Ibsen’s Dolls House caused quite a stir when it first surfaced at the Royal Theatre in Denmark almost 140 years ago. Productions of it, alongside much of Ibsen’s repertoire, regularly grace stages across the world today, while audiences, educators and students still vigorously debate its merits. Should it remain on a syllabus, for example? Is it any better than an average episode of any average soap? I have heard many a student, struggling with its characters and language, express a preference for Eastenders! What’s the big deal?
Yes, the play focuses on the predicament of its central character, Nora, so it inevitably raises issues of women’s rights, even though Ibsen denied consciously writing about them. But during my preparatory work and rehearsals, it soon became evident it was about much more than that. Ibsen’s world, not only the world of his play but the world he lived within, was comprehensively a world of men. These men who governed, taught, preached and judged also husbanded. This governance dictated societal behaviour. It ruled, often relentlessly and misogynistically, and it is this world dictating Ibsen’s classic – the men’s issues create the struggle for the women within it.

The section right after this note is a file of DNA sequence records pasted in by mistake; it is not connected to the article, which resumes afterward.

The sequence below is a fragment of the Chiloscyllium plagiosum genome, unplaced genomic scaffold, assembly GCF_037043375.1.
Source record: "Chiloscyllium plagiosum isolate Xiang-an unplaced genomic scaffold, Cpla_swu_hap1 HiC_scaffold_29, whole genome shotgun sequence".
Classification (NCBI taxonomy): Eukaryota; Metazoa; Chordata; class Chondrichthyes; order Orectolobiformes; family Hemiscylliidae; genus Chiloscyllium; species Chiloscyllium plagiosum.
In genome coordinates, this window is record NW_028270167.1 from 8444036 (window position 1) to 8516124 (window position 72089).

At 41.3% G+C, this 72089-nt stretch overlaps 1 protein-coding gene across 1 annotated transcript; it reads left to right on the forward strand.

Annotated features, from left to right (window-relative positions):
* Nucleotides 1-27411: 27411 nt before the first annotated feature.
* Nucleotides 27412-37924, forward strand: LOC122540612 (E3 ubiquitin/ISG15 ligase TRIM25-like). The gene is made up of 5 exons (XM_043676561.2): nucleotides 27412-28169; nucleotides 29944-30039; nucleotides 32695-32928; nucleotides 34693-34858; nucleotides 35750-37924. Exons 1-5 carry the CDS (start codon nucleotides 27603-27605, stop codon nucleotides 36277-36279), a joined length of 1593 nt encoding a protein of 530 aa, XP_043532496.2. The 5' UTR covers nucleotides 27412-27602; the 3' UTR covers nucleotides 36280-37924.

As rehearsals progressed I constantly questioned how far our modern society has actually moved from all these issues at the play’s central core, from its humanity. Nora leaving her husband and children should still be shocking today. Not solely the act itself, but the motivation behind her action – the conditions thrown at her by an unacceptable world that she has been expected to exist within. To survive. But how different is her ‘nineteenth century’ world to that of our own? The reasons why the play is still popular, why it should not be abandoned by academics or students soon became abundantly clear.
Perhaps the real question should be : how far have men progressed?
Perhaps we have not moved very far at all.